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Below the Convergence: Voyages Towards Antarctica, 1699-1839 Hardcover – February 1, 1997
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Today, scientists regularly bivouac for months on end in the vast frozen wastes of Antarctica, and adventurous travelers can even find tours to take them to the bottom of the world. But it was not so long ago that a voyage to the South Pole was a perilous undertaking, one that required tremendous courage, stamina, and skill. Long before explorers actually saw this frozen continent, its existence was posited by geographers, though 18th-century seafarers ventured no further than the ring of cold air and icy water, the Antarctic Convergence, which surrounded it. The discovery and exploitation of Antarctica is the subject of Alan Gurney's book, Below the Convergence.
In addition to chronicling the voyages and adventures of some of history's most colorful explorers, including Captain James Cook, Gurney provides a wealth of information. He details the average sailor's life on-board, the rivalry between seal hunters, and the ingenious solutions that resourceful voyagers devised for knotty problems like shipwreck, scurvy, and even lovesickness. Fascinating, exciting, at times lyrical, Gurney's literary journey is a trip worth taking.
From Publishers Weekly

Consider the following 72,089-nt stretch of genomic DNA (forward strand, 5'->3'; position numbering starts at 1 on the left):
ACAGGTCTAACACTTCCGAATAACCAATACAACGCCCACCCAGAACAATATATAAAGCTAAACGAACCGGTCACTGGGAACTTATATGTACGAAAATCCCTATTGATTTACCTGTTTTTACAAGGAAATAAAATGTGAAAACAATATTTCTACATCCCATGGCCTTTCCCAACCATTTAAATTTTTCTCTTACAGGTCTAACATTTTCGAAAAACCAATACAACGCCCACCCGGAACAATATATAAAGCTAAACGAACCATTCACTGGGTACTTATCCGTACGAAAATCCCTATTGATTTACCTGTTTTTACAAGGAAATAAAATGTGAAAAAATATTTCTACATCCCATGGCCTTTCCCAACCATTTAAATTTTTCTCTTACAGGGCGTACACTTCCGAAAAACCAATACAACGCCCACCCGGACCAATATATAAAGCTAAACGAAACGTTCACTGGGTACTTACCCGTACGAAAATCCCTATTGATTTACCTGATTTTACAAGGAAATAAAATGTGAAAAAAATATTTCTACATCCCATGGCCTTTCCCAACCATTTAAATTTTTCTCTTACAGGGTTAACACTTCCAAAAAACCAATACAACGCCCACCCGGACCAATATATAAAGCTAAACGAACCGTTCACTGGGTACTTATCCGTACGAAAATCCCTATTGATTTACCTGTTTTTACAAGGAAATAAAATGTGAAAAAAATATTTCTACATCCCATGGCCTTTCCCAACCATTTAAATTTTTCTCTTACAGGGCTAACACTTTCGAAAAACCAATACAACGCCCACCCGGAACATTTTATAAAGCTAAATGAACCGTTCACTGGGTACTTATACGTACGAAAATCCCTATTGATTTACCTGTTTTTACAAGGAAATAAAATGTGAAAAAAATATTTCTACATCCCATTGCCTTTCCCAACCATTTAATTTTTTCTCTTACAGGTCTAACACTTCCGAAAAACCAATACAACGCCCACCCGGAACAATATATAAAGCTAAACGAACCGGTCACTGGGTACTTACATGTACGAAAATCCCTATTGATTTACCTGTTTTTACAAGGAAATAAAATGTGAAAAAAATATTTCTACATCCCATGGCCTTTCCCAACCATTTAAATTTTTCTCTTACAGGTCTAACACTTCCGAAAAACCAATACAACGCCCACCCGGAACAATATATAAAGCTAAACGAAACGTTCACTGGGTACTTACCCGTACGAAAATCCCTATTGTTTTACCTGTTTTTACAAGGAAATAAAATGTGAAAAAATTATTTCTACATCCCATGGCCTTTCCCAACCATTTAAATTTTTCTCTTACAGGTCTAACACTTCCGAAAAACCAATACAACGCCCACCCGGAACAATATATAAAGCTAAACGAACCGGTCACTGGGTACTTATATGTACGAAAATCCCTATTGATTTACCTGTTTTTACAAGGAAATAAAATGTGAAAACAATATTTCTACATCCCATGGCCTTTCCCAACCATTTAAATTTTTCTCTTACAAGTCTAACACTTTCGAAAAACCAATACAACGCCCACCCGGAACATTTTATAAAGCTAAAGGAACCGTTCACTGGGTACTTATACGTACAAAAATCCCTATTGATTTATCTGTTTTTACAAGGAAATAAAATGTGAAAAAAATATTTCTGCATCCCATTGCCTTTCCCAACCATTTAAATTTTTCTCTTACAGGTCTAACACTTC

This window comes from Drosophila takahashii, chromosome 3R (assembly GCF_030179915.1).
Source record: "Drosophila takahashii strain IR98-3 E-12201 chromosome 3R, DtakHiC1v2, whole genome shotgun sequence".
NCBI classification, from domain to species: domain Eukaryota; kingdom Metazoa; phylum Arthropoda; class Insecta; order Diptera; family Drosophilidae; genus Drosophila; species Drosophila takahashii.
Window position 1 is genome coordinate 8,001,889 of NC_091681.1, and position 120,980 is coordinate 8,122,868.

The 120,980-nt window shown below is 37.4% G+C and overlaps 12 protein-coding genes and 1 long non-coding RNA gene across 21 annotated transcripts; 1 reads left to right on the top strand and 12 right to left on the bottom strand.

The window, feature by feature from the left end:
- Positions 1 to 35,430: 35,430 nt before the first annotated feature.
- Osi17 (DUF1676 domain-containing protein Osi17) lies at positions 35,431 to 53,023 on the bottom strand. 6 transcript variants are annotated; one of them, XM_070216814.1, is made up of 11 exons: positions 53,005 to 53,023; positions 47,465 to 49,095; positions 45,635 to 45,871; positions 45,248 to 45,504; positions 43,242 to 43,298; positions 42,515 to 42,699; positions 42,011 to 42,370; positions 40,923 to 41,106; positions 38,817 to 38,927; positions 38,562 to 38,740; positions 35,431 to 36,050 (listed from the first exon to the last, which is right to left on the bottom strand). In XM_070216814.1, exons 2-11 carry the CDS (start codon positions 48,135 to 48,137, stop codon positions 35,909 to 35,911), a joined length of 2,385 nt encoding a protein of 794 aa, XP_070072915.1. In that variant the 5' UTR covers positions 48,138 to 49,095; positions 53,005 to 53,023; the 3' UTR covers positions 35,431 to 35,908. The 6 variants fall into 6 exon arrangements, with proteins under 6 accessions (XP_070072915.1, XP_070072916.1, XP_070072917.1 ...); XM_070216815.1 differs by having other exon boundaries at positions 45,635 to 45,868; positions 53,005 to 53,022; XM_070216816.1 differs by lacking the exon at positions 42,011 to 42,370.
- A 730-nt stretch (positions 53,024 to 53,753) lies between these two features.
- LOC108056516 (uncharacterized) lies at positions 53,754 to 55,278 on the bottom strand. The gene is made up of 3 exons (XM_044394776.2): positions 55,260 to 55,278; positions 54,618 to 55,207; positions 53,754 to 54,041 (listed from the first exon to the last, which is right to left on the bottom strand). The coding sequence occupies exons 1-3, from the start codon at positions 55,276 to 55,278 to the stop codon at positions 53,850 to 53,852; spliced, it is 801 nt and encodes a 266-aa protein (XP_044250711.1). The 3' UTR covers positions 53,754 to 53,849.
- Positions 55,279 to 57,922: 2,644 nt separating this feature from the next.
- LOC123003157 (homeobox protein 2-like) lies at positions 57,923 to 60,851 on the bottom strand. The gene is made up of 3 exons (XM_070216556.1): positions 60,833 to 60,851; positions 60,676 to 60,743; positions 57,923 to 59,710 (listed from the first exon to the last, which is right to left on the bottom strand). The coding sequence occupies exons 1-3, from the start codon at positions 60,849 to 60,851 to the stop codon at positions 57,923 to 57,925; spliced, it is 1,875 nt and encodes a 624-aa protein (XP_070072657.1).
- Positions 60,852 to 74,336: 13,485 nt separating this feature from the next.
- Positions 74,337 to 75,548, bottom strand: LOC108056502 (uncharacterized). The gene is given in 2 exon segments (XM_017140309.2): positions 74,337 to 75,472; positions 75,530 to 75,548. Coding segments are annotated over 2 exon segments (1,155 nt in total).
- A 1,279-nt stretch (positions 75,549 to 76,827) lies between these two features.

Long before Admiral Byrd's well-publicized expeditions and the race to the South Pole by Scott and Amundsen, other, now long-forgotten explorers, adventurers and ordinary seal hunters made or tried to make their way to Antarctica. Gurney, a Scots yacht designer and photographer, tells the story of some dozen of those men, beginning with the astronomer Halley (of comet fame) in 1699 and finishes with an 1839 whaling/sealing ship-the Eliza Scott-whose crew discovered boulders imbedded in Antarctic ice, a geological mystery that caught Darwin's interest. But to mention only the detailed accounts of these voyages-and they are very detailed-fails to give a sense of the treasure-trove quality of this unusual book. Along the way are interesting discussions of the history of astronomy, geography, navigation (especially the problems of working out correct longitude), cartography and ornithology (how the penguin got its name), diet (the problem of scurvy) and the economics of the whale-oil trade. And how many of us have seriously considered the question "Is there indeed a 'Southern Ocean' below the Pacific?"? Gurney's somewhat dogged interest in describing exactly which routes various ships took to get from here to there is more than made up for by his curiosity about what they encountered along the way. This book, written for serious sailors, should entertain anyone curious about history's backwater. Illustrations not seen by PW.
Copyright 1996 Reed Business Information, Inc.
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It's a common problem these days. Knowledge is broad and therefore highly specialized, and folks like Gurney and his ilk think anything outside of their field not worth studying. It's only in the first chapter, but if he can be so careless and shoddy with his reasoning and more especially his research in one section, it does not bode well for the rest of the book. (FYI my own studies are in medieval history though I have dipped extensively into the Scholastics.)